Some days later when I had the film processed, I discovered much to my dismay, that I had become so involved with the scene before me that I had forgotten to remove the dust-cap from the lens, consequently I have no visual proof to offer my friends of the glory I have witnessed.   Often I am accused of exaggeration when describing a scene that has made an impression on me, yet I experience difficulty in finding adjectives of sufficient depth, colour or subtlety to use in such instances.   How can one convey to others the emotions that rise to greet the song of a nightingale, or to what depths the heart yearns to fly with the swift and embrace all three dimensions.   How can one possibly convey through the medium of the written or spoken word the sight of an evening sky washed with the faint mauve streaks that herald a sunset, or describe the background tint of the sky that is somewhere between a shade of jade and turquoise?

My attempts at describing this beautiful sunset to a friend met with very little response.   Emotion is a very personal thing and that which gives rise to emotion in one, may leave another completely cold.   Even so, I was completely taken aback when my friend said, “what sunset?”


read the collected work as it is published: here




afternoon & grey & rain & red & sky wormhole: Pont Neuf, Paris, 1902
air & silence & trees wormhole: 10/30 by William Carlos Williams
beauty wormhole: The Atlantic City Convention: 1. THE WAITRESS by William Carlos Williams
being & black wormhole: in deed
breathing wormhole: there will be ovations
church & silhouette wormhole: Vue de Pontoise, 1873
clouds wormhole: Cote des Bœufs à l’Hermitage, Pontoise, 1877
dawn & storm wormhole: birth in the world
evening & life wormhole: threshold to behold
eyes wormhole: mandala offering
gold wormhole: Entry to the Village of Voisins, Yvelines, 1872
hills wormhole: Puerto del Carmen
horizon & sunset wormhole: in turgid reflection
identity wormhole: quietly in my quiet house
leaves wormhole: 10/28 ‘in this strong light …’ by William Carlos Williams
light & sun wormhole: Cours La Reine, Rouen, 1890
mauve wormhole: travelling / back
mind wormhole: so, how long is, a piece of string?
night wormhole: Boulevarde Montmartre, Evening Sun, 1879 // Boulevarde Montmartre at Night, 1879
space wormhole: the reach turned to love
stars wormhole: TREES by William Carlos Williams
valley wormhole: coterminalism – there is nothing happens by itself, / 070118


quietly in my quiet house


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                look at this one sitting to one side

                why does it sit there seething about
                it it it, while others

                get on doing stuff making
                a world-wide society of life

                with all of its crowns and repeated
                acts of shame

                look at their talent, their love,
                their art, their smile

                look at it, indulge in it; in fact,
                step into the pool and hold up your hair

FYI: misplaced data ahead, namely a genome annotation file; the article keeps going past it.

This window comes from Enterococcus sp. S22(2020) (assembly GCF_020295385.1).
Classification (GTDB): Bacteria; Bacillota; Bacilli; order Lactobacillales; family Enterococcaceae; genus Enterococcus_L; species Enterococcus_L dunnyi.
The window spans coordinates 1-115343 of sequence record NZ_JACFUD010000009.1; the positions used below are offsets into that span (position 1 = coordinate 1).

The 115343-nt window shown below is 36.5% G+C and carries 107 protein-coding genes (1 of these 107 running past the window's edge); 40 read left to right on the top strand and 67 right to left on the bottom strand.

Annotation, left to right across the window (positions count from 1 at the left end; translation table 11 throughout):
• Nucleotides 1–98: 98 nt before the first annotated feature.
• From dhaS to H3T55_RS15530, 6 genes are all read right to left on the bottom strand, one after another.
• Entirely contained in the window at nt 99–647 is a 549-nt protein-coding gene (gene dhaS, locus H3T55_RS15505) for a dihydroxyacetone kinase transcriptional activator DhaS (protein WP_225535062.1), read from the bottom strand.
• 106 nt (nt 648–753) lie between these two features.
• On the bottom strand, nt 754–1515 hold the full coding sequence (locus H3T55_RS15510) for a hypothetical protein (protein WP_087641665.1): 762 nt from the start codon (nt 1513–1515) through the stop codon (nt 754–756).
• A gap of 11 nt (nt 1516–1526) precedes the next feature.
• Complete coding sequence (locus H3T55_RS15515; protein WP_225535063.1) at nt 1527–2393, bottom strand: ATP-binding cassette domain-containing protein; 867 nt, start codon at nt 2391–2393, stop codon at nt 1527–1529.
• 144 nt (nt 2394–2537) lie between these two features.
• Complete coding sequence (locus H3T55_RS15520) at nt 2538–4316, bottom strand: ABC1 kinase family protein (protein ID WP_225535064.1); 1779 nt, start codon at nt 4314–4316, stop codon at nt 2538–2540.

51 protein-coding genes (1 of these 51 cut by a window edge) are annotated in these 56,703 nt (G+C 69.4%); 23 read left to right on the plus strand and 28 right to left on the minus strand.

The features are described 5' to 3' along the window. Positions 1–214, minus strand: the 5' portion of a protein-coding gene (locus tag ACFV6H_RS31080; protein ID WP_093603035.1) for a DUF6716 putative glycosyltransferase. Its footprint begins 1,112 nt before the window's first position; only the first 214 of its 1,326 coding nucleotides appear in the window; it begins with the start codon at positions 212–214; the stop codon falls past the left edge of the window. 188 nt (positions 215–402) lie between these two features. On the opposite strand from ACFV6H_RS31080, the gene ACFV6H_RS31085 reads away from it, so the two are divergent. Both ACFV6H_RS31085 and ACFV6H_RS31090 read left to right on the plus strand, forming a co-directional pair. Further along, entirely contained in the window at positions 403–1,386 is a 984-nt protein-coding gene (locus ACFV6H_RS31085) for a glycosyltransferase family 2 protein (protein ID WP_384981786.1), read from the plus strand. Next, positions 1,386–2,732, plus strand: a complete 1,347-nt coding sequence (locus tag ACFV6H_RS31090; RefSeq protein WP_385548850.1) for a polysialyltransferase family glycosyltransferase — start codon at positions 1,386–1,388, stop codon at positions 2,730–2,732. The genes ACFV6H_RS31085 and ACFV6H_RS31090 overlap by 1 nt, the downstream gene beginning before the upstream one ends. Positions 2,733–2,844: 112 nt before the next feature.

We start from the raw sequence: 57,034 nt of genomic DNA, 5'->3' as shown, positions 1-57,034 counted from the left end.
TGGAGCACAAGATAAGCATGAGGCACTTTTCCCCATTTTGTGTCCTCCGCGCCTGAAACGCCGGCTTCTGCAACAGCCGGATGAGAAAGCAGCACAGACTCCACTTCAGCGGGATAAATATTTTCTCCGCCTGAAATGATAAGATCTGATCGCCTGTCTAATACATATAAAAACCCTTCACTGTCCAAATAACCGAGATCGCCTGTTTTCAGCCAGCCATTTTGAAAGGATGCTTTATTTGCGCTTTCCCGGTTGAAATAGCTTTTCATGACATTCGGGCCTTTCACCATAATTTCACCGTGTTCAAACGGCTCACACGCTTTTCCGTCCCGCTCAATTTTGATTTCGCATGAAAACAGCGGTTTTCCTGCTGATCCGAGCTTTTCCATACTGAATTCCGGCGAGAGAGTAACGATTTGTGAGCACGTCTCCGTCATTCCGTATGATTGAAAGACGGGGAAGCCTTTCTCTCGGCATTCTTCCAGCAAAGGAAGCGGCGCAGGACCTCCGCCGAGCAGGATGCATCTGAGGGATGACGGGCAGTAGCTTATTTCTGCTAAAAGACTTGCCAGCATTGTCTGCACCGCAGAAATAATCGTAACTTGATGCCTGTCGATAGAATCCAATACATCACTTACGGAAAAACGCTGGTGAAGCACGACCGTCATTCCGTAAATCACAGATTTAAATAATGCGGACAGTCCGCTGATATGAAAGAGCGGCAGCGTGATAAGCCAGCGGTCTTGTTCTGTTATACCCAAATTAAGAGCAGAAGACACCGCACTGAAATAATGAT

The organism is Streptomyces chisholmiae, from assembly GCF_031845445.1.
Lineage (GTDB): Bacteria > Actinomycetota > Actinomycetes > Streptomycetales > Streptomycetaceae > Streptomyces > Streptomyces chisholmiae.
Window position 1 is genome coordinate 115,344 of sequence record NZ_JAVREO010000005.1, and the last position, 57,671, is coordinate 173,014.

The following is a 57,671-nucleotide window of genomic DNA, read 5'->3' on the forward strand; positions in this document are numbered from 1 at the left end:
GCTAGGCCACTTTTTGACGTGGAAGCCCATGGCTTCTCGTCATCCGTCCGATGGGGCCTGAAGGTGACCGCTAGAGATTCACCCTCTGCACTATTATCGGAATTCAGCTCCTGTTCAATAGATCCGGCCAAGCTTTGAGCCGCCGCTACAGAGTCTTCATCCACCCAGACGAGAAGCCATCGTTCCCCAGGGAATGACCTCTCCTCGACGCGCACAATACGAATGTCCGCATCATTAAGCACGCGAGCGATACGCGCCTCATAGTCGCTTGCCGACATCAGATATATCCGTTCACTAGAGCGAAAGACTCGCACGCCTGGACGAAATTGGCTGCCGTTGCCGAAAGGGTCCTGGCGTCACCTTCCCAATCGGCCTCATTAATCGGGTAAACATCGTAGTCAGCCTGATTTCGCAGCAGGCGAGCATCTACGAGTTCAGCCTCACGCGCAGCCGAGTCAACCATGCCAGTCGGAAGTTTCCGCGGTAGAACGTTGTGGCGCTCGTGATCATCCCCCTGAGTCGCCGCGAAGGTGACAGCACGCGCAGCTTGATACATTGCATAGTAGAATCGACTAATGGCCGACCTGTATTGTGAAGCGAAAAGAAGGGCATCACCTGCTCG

under the fountain for all to share
                glue-like to the society in which I sit

                quietly in my quiet house


drenched from under Bodhisattvacharyavatara VI, 76-77: [76] If someone is attuned enough to spiritual things to find delight and joy in recognising the appearance of excellent qualities and worth in another and praising them as a good person, and if this makes them happy and draws people close together, why then, oh (sulky) mind, don’t you join in with the recognition as well; why are you not rejoicing too and taking the same delight too? [77] (But isn’t feeling joy and delight an attachment, and therefore bad?) But this pleasure, this delight cultivated through praise of another’s virtue, is an entirely virtuous activity, a spring, a fountain, of joy, which is not prohibited, but, even, a precept, taught by those of Ultimate Quality and Worth, an excellent way to bring people together of which one should take full advantage.




house wormhole: Cote des Bœufs à l’Hermitage, Pontoise, 1877
identity & society wormhole: Renunciation
others wormhole: The Atlantic City Convention: 1. THE WAITRESS by William Carlos Williams
quiet wormhole: A Corner of the Garden at the Hermitage, 1877
sitting wormhole: Sujātā


10/30 by William Carlos Williams


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                To freight cars in the air

                all the slow
                    clank, clank
                    clank, clank
                moving above the treetops

                    wha,     wha
                of the hoarse whistle

                    pah,      pah,      pah
                    pah, pah, pah, pah, pah

                    piece and piece
                    piece and piece
                moving still trippingly
                through the morningmist

                long after the engine
                has fought by
                                          and disappeared

                in silence
                                   to the left


obviously, the sound, echoingly, the sound, only, the sound; from the Descent of Winter, 1928 by William Carlos Williams




air wormhole: Female Peasant Carding, 1875
mist & morning wormhole: Puerto del Carmen
passing wormhole: Sujātā
silence wormhole: The Atlantic City Convention: 1. THE WAITRESS by William Carlos Williams
sound & trees wormhole: “And anger it is that lays in ruins / every kind of mental goodness.”
train wormhole: Rain, Steam and Speed – the / Great Western Railway, 1844
William Carlos Williams wormhole: 10/28 ‘in this strong light …’ by William Carlos Williams